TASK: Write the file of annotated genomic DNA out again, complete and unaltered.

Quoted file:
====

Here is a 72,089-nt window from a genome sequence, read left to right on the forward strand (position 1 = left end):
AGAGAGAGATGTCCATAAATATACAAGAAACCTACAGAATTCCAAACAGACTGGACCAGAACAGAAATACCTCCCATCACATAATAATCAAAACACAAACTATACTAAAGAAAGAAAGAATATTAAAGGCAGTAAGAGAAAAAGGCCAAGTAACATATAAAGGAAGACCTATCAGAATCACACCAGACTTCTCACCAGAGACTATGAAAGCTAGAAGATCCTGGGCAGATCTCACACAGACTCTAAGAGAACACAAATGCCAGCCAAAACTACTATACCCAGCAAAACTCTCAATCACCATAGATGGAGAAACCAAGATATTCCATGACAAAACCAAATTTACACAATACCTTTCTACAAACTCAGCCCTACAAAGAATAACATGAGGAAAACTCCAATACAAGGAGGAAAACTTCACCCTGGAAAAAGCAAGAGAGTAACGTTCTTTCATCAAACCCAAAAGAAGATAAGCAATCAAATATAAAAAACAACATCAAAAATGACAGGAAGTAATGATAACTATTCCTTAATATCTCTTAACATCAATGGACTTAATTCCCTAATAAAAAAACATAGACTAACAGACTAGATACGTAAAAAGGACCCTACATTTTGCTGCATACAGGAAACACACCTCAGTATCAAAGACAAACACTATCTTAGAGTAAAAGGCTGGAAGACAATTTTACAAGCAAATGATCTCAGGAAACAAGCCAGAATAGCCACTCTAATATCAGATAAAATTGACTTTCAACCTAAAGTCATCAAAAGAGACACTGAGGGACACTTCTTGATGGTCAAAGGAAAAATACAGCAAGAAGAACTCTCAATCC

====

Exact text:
Here is a 72,089-nt window from a genome sequence, read left to right on the forward strand (position 1 = left end):
AGAGAGAGATGTCCATAAATATACAAGAAACCTACAGAATTCCAAACAGACTGGACCAGAACAGAAATACCTCCCATCACATAATAATCAAAACACAAACTATACTAAAGAAAGAAAGAATATTAAAGGCAGTAAGAGAAAAAGGCCAAGTAACATATAAAGGAAGACCTATCAGAATCACACCAGACTTCTCACCAGAGACTATGAAAGCTAGAAGATCCTGGGCAGATCTCACACAGACTCTAAGAGAACACAAATGCCAGCCAAAACTACTATACCCAGCAAAACTCTCAATCACCATAGATGGAGAAACCAAGATATTCCATGACAAAACCAAATTTACACAATACCTTTCTACAAACTCAGCCCTACAAAGAATAACATGAGGAAAACTCCAATACAAGGAGGAAAACTTCACCCTGGAAAAAGCAAGAGAGTAACGTTCTTTCATCAAACCCAAAAGAAGATAAGCAATCAAATATAAAAAACAACATCAAAAATGACAGGAAGTAATGATAACTATTCCTTAATATCTCTTAACATCAATGGACTTAATTCCCTAATAAAAAAACATAGACTAACAGACTAGATACGTAAAAAGGACCCTACATTTTGCTGCATACAGGAAACACACCTCAGTATCAAAGACAAACACTATCTTAGAGTAAAAGGCTGGAAGACAATTTTACAAGCAAATGATCTCAGGAAACAAGCCAGAATAGCCACTCTAATATCAGATAAAATTGACTTTCAACCTAAAGTCATCAAAAGAGACACTGAGGGACACTTCTTGATGGTCAAAGGAAAAATACAGCAAGAAGAACTCTCAATCC